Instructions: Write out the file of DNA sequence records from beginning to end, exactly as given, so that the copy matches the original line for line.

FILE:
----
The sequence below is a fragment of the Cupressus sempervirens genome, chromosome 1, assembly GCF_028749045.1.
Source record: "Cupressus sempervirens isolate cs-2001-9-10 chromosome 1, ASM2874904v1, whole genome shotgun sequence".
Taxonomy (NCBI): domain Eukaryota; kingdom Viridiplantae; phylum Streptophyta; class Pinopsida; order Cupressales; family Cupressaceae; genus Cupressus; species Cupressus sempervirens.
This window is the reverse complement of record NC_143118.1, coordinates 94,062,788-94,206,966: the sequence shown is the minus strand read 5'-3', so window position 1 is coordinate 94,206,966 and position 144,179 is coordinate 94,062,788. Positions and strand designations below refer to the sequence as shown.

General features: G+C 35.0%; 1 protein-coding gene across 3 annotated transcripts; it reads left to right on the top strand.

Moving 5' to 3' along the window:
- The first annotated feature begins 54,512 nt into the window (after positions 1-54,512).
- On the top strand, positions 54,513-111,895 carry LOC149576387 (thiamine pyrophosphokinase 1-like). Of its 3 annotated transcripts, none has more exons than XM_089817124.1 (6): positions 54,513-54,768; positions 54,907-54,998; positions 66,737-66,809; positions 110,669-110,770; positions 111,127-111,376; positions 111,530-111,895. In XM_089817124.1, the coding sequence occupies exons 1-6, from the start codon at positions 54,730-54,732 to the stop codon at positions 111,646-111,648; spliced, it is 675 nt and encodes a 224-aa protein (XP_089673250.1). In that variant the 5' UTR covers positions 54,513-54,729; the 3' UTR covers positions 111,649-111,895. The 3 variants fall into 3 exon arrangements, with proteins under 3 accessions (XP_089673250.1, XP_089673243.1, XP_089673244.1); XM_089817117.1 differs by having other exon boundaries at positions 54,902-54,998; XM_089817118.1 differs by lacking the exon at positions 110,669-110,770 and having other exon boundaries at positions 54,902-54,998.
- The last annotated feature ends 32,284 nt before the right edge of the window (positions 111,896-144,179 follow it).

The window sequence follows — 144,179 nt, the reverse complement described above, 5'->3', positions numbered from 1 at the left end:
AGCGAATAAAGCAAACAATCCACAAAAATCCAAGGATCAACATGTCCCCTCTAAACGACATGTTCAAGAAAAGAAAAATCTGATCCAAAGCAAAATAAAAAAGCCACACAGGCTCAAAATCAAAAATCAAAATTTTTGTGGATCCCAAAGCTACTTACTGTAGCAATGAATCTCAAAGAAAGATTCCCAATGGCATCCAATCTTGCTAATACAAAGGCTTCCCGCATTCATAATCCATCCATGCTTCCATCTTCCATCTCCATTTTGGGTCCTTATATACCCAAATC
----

The sequence below is a fragment of the Cupressus sempervirens genome, chromosome 1, assembly GCF_028749045.1.
Source record: "Cupressus sempervirens isolate cs-2001-9-10 chromosome 1, ASM2874904v1, whole genome shotgun sequence".
Taxonomy (NCBI): domain Eukaryota; kingdom Viridiplantae; phylum Streptophyta; class Pinopsida; order Cupressales; family Cupressaceae; genus Cupressus; species Cupressus sempervirens.
This window is the reverse complement of record NC_143118.1, coordinates 94,062,788-94,206,966: the sequence shown is the minus strand read 5'-3', so window position 1 is coordinate 94,206,966 and position 144,179 is coordinate 94,062,788. Positions and strand designations below refer to the sequence as shown.

General features: G+C 35.0%; 1 protein-coding gene across 3 annotated transcripts; it reads left to right on the top strand.

Moving 5' to 3' along the window:
- The first annotated feature begins 54,512 nt into the window (after positions 1-54,512).
- On the top strand, positions 54,513-111,895 carry LOC149576387 (thiamine pyrophosphokinase 1-like). Of its 3 annotated transcripts, none has more exons than XM_089817124.1 (6): positions 54,513-54,768; positions 54,907-54,998; positions 66,737-66,809; positions 110,669-110,770; positions 111,127-111,376; positions 111,530-111,895. In XM_089817124.1, the coding sequence occupies exons 1-6, from the start codon at positions 54,730-54,732 to the stop codon at positions 111,646-111,648; spliced, it is 675 nt and encodes a 224-aa protein (XP_089673250.1). In that variant the 5' UTR covers positions 54,513-54,729; the 3' UTR covers positions 111,649-111,895. The 3 variants fall into 3 exon arrangements, with proteins under 3 accessions (XP_089673250.1, XP_089673243.1, XP_089673244.1); XM_089817117.1 differs by having other exon boundaries at positions 54,902-54,998; XM_089817118.1 differs by lacking the exon at positions 110,669-110,770 and having other exon boundaries at positions 54,902-54,998.
- The last annotated feature ends 32,284 nt before the right edge of the window (positions 111,896-144,179 follow it).

The window sequence follows — 144,179 nt, the reverse complement described above, 5'->3', positions numbered from 1 at the left end:
AGCGAATAAAGCAAACAATCCACAAAAATCCAAGGATCAACATGTCCCCTCTAAACGACATGTTCAAGAAAAGAAAAATCTGATCCAAAGCAAAATAAAAAAGCCACACAGGCTCAAAATCAAAAATCAAAATTTTTGTGGATCCCAAAGCTACTTACTGTAGCAATGAATCTCAAAGAAAGATTCCCAATGGCATCCAATCTTGCTAATACAAAGGCTTCCCGCATTCATAATCCATCCATGCTTCCATCTTCCATCTCCATTTTGGGTCCTTATATACCCAAATC